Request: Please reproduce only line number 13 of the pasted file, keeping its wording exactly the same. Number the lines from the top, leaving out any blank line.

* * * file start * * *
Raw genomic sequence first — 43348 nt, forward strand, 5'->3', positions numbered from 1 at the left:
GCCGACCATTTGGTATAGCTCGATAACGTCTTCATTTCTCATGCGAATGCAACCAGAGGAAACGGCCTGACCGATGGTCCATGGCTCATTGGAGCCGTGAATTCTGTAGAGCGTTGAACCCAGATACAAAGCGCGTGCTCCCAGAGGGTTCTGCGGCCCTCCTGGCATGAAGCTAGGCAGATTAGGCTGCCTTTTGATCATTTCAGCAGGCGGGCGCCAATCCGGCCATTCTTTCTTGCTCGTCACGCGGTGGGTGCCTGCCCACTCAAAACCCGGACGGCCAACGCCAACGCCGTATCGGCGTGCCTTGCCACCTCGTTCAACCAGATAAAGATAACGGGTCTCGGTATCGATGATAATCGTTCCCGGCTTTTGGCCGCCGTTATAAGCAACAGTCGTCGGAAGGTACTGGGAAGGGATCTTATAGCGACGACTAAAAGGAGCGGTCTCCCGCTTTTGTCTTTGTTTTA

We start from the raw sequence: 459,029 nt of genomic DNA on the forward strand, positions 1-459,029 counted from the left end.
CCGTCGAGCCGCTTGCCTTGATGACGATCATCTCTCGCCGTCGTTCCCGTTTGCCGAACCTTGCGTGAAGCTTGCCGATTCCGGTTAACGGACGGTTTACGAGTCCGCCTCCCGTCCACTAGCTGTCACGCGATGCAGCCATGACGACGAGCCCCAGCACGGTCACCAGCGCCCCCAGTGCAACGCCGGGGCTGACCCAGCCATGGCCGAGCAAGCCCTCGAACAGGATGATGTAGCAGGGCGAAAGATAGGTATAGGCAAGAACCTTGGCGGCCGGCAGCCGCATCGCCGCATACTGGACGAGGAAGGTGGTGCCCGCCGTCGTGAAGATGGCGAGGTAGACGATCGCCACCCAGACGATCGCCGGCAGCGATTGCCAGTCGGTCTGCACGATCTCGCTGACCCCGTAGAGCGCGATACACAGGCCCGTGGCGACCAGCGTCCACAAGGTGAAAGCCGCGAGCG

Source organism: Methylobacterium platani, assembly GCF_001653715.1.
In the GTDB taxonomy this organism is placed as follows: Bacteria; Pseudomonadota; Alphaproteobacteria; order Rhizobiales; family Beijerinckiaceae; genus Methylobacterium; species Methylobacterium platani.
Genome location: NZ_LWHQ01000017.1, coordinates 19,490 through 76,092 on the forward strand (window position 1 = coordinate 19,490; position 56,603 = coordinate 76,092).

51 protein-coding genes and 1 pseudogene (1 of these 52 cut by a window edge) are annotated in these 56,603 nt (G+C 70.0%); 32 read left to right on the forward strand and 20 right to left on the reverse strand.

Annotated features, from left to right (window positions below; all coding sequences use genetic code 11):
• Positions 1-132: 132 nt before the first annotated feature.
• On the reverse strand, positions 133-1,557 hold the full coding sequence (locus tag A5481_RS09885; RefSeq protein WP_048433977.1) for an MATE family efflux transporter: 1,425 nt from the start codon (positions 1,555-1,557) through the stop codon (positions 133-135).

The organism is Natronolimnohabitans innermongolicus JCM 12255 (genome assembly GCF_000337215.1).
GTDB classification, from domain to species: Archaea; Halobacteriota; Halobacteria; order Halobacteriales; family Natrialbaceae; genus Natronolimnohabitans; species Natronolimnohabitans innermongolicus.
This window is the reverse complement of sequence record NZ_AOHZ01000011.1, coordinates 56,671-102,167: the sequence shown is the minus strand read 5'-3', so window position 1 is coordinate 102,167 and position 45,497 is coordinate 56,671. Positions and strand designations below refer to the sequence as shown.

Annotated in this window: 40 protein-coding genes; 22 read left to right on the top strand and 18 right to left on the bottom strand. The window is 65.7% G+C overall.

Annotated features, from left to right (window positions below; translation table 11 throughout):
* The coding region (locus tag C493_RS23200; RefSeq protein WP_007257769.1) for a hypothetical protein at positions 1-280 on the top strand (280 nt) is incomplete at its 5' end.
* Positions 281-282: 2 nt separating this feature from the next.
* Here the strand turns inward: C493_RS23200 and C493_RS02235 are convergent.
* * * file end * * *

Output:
GTDB classification, from domain to species: Archaea; Halobacteriota; Halobacteria; order Halobacteriales; family Natrialbaceae; genus Natronolimnohabitans; species Natronolimnohabitans innermongolicus.